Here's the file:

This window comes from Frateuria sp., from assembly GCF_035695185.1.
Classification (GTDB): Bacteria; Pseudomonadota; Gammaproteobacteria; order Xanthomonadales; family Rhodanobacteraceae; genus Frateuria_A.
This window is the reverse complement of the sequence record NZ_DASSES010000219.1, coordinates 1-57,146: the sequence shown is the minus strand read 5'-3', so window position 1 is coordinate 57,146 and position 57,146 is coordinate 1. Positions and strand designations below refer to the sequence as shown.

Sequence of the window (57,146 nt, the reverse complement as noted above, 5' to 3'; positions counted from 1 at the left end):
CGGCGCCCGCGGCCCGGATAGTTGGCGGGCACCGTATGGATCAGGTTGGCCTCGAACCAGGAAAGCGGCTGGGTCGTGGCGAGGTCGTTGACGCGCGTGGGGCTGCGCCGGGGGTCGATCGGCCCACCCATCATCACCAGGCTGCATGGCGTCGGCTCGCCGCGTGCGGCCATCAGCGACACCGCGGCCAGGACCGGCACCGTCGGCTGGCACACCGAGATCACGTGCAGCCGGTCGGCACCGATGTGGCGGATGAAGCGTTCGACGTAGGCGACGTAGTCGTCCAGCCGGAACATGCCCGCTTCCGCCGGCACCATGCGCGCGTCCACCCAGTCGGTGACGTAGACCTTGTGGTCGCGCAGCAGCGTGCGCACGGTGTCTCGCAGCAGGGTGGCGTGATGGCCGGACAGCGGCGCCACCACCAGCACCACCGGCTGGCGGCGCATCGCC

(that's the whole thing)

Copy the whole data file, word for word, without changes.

This window comes from Frateuria sp., from assembly GCF_035695185.1.
Classification (GTDB): Bacteria; Pseudomonadota; Gammaproteobacteria; order Xanthomonadales; family Rhodanobacteraceae; genus Frateuria_A.
This window is the reverse complement of the sequence record NZ_DASSES010000219.1, coordinates 1-57,146: the sequence shown is the minus strand read 5'-3', so window position 1 is coordinate 57,146 and position 57,146 is coordinate 1. Positions and strand designations below refer to the sequence as shown.

Sequence of the window (57,146 nt, the reverse complement as noted above, 5' to 3'; positions counted from 1 at the left end):
CGGCGCCCGCGGCCCGGATAGTTGGCGGGCACCGTATGGATCAGGTTGGCCTCGAACCAGGAAAGCGGCTGGGTCGTGGCGAGGTCGTTGACGCGCGTGGGGCTGCGCCGGGGGTCGATCGGCCCACCCATCATCACCAGGCTGCATGGCGTCGGCTCGCCGCGTGCGGCCATCAGCGACACCGCGGCCAGGACCGGCACCGTCGGCTGGCACACCGAGATCACGTGCAGCCGGTCGGCACCGATGTGGCGGATGAAGCGTTCGACGTAGGCGACGTAGTCGTCCAGCCGGAACATGCCCGCTTCCGCCGGCACCATGCGCGCGTCCACCCAGTCGGTGACGTAGACCTTGTGGTCGCGCAGCAGCGTGCGCACGGTGTCTCGCAGCAGGGTGGCGTGATGGCCGGACAGCGGCGCCACCACCAGCACCACCGGCTGGCGGCGCATCGCC